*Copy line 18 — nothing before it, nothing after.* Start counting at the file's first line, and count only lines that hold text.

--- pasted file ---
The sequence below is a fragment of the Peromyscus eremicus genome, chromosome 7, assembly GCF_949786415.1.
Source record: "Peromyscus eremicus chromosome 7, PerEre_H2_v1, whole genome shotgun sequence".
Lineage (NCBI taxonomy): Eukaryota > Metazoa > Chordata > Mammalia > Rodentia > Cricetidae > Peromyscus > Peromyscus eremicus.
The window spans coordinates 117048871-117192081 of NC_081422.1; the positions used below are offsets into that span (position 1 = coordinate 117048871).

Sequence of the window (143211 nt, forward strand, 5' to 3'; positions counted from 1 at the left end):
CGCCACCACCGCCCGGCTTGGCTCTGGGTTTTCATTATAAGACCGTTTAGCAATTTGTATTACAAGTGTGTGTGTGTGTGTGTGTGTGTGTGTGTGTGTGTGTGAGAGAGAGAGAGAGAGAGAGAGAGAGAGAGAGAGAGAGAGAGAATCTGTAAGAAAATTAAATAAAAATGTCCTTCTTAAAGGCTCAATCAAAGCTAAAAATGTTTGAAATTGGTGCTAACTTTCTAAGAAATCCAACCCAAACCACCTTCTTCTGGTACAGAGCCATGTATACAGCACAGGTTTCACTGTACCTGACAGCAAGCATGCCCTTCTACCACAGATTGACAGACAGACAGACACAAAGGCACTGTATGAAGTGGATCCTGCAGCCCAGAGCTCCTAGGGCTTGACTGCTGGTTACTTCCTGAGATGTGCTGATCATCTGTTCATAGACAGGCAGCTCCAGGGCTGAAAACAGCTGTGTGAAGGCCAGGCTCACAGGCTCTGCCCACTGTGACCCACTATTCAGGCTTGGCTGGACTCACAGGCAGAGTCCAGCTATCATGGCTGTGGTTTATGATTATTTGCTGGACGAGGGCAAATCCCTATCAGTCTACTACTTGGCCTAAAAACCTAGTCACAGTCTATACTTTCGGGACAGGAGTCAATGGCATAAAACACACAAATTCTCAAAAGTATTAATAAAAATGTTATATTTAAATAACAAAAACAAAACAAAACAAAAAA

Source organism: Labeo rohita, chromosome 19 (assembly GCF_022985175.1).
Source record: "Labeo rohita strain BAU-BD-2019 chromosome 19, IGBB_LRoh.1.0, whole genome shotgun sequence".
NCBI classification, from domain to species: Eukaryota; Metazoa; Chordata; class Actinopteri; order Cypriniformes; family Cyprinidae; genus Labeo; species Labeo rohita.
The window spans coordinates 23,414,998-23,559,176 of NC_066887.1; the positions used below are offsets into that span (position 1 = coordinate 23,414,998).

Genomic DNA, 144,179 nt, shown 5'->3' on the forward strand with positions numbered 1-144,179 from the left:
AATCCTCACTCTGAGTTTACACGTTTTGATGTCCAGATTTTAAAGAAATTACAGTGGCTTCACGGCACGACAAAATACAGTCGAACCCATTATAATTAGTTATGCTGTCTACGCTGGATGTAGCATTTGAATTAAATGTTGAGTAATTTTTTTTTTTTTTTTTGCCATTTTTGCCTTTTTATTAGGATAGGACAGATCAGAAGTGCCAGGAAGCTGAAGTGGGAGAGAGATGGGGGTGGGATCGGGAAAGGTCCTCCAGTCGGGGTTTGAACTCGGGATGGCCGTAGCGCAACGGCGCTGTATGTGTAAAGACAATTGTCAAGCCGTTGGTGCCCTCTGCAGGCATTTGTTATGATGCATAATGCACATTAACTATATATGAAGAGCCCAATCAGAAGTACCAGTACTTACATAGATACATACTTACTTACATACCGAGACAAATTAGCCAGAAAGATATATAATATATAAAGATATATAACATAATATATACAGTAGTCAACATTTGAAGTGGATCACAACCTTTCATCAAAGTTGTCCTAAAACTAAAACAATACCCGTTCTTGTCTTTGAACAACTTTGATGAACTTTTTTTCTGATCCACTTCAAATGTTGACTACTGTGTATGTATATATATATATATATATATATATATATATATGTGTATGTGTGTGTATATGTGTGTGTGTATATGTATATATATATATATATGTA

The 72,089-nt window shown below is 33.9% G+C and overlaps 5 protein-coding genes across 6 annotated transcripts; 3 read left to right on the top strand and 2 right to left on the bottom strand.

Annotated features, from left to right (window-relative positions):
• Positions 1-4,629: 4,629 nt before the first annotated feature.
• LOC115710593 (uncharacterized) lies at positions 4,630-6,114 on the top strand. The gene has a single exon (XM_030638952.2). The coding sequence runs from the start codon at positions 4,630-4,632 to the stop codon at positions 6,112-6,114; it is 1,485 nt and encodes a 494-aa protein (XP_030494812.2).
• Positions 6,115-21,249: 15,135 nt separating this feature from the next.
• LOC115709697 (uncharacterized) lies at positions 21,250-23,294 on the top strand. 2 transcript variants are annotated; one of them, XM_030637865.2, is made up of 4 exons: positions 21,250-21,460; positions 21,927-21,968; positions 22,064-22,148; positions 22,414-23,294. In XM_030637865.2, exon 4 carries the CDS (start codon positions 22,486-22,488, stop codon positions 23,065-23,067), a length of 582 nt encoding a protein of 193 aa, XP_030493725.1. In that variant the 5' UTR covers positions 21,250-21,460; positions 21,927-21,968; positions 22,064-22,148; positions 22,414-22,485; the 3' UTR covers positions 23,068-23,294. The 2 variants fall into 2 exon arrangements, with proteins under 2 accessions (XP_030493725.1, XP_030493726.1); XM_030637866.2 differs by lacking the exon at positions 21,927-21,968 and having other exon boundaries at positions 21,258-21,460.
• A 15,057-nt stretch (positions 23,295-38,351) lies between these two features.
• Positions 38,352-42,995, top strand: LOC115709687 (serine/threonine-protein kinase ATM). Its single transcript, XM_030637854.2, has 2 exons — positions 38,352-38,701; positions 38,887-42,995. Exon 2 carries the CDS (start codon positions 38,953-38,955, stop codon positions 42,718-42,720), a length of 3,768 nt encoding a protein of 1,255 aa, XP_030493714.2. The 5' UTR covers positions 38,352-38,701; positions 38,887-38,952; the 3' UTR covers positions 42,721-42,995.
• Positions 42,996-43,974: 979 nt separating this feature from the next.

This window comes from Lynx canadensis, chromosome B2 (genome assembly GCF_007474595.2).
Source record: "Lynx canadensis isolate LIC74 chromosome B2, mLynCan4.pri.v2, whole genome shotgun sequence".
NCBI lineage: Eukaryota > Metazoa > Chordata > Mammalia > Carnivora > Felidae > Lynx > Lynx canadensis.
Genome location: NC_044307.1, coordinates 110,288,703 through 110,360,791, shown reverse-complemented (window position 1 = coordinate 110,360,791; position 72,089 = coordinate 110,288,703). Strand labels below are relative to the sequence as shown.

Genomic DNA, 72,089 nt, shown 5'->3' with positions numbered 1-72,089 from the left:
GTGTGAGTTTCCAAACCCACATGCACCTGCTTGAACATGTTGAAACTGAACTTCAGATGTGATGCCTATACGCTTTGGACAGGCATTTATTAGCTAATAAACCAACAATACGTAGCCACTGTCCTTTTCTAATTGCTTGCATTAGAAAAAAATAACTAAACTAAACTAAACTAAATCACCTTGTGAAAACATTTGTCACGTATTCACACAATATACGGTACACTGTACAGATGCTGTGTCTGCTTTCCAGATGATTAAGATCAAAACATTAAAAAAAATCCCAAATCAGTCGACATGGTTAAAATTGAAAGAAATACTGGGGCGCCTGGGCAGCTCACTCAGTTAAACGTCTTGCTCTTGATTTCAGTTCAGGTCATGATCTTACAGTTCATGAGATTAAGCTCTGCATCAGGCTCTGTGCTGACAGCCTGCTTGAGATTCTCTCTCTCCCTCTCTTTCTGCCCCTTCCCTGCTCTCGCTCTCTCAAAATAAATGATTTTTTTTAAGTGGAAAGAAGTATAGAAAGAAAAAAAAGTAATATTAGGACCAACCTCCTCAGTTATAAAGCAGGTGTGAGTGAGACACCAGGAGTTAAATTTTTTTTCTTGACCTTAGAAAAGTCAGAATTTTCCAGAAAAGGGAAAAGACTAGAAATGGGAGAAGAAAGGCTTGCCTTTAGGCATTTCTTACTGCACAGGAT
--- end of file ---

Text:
• LOC115709697 (uncharacterized) lies at positions 21,250-23,294 on the top strand. 2 transcript variants are annotated; one of them, XM_030637865.2, is made up of 4 exons: positions 21,250-21,460; positions 21,927-21,968; positions 22,064-22,148; positions 22,414-23,294. In XM_030637865.2, exon 4 carries the CDS (start codon positions 22,486-22,488, stop codon positions 23,065-23,067), a length of 582 nt encoding a protein of 193 aa, XP_030493725.1. In that variant the 5' UTR covers positions 21,250-21,460; positions 21,927-21,968; positions 22,064-22,148; positions 22,414-22,485; the 3' UTR covers positions 23,068-23,294. The 2 variants fall into 2 exon arrangements, with proteins under 2 accessions (XP_030493725.1, XP_030493726.1); XM_030637866.2 differs by lacking the exon at positions 21,927-21,968 and having other exon boundaries at positions 21,258-21,460.